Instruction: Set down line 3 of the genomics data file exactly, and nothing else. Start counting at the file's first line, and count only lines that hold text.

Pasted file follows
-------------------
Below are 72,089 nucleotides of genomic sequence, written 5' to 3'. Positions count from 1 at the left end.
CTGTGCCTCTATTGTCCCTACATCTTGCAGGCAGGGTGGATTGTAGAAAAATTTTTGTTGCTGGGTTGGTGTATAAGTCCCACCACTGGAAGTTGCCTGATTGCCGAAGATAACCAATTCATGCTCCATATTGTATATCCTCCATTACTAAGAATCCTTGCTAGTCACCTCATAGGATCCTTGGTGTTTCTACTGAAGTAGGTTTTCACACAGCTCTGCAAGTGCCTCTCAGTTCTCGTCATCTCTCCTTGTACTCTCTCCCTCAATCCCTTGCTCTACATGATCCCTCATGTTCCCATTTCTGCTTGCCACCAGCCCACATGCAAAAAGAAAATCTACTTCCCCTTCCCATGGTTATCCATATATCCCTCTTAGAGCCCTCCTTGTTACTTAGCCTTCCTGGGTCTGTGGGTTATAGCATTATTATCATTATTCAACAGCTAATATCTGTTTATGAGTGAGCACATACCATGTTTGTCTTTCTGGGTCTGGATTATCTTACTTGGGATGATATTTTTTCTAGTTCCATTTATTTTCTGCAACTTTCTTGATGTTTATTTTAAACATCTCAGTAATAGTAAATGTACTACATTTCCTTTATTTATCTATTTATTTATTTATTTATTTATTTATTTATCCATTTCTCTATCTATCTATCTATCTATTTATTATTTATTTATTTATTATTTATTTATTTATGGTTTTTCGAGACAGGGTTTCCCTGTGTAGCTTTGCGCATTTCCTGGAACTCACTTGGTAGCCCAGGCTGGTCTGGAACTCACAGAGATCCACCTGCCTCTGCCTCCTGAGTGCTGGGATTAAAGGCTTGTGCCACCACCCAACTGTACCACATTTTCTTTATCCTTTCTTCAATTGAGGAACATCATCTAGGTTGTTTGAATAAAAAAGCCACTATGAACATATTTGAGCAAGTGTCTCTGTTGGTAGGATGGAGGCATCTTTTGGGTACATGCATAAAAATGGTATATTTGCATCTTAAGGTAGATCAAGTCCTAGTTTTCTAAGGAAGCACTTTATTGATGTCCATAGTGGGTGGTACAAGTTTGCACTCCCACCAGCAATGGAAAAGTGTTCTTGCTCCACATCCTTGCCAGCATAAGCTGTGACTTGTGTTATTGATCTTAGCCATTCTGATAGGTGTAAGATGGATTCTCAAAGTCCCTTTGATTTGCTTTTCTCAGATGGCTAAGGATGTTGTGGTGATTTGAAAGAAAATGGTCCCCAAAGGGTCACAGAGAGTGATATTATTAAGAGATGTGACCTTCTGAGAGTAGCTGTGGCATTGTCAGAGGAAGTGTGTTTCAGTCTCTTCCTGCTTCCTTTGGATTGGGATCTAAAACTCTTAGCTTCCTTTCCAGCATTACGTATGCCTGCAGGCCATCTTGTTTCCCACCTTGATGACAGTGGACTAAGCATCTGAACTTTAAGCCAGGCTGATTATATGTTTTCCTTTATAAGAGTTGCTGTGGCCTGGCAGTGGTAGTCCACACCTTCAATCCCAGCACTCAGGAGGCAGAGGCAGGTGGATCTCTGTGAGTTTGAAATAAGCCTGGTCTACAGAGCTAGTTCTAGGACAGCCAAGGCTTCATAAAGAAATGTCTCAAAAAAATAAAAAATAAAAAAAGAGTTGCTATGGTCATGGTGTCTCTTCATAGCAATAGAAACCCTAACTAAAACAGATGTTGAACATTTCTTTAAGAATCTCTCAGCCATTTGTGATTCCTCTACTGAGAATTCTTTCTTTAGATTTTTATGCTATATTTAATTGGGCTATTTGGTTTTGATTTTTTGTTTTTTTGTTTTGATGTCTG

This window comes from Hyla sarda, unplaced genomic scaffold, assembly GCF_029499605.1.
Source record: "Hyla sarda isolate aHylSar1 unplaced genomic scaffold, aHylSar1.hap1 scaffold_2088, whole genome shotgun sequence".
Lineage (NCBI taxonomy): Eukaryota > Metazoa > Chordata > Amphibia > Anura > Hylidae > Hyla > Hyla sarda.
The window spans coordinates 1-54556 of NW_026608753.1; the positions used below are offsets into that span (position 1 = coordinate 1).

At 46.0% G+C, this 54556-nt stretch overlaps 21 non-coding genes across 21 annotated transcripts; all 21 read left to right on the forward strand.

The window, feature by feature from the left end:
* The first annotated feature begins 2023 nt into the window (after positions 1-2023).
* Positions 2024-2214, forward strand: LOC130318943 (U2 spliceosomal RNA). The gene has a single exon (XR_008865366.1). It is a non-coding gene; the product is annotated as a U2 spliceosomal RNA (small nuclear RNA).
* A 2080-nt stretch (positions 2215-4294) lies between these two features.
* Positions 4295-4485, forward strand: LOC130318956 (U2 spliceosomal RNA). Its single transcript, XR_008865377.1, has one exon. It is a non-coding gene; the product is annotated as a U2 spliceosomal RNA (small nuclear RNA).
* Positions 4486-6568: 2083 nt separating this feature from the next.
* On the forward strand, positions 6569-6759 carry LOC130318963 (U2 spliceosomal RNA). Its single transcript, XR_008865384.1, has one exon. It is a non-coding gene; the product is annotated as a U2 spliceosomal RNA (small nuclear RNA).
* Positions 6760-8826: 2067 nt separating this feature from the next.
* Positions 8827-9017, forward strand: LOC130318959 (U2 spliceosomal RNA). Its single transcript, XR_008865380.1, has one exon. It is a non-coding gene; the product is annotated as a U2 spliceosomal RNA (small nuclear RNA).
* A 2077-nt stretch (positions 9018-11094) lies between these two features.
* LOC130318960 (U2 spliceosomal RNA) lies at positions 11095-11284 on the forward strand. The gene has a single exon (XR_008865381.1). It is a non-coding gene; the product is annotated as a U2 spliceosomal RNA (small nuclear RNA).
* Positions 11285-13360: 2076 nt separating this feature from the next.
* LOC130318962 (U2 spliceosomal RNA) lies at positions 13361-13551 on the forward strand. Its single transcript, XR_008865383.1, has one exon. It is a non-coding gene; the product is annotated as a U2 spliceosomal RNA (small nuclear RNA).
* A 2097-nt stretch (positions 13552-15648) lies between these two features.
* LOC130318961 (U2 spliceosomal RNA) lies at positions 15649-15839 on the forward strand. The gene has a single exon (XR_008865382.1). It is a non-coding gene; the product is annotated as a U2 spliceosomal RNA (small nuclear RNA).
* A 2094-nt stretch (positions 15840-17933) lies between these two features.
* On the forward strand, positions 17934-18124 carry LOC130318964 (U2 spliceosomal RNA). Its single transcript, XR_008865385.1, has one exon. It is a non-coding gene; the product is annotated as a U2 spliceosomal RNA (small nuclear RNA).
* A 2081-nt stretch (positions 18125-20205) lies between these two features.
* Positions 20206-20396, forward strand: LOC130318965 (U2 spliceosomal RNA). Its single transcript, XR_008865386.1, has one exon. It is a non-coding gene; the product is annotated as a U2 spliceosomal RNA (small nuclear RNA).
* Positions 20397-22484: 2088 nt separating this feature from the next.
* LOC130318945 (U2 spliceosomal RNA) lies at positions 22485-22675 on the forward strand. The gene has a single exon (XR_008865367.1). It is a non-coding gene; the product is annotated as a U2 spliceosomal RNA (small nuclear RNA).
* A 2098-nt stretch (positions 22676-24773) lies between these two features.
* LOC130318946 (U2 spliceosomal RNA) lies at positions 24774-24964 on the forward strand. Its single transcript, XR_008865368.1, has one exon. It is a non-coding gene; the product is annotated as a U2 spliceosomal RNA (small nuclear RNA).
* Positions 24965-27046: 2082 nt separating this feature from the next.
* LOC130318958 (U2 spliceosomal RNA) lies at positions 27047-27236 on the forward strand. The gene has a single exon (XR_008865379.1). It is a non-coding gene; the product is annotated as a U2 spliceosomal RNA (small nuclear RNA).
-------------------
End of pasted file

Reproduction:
This window comes from Hyla sarda, unplaced genomic scaffold, assembly GCF_029499605.1.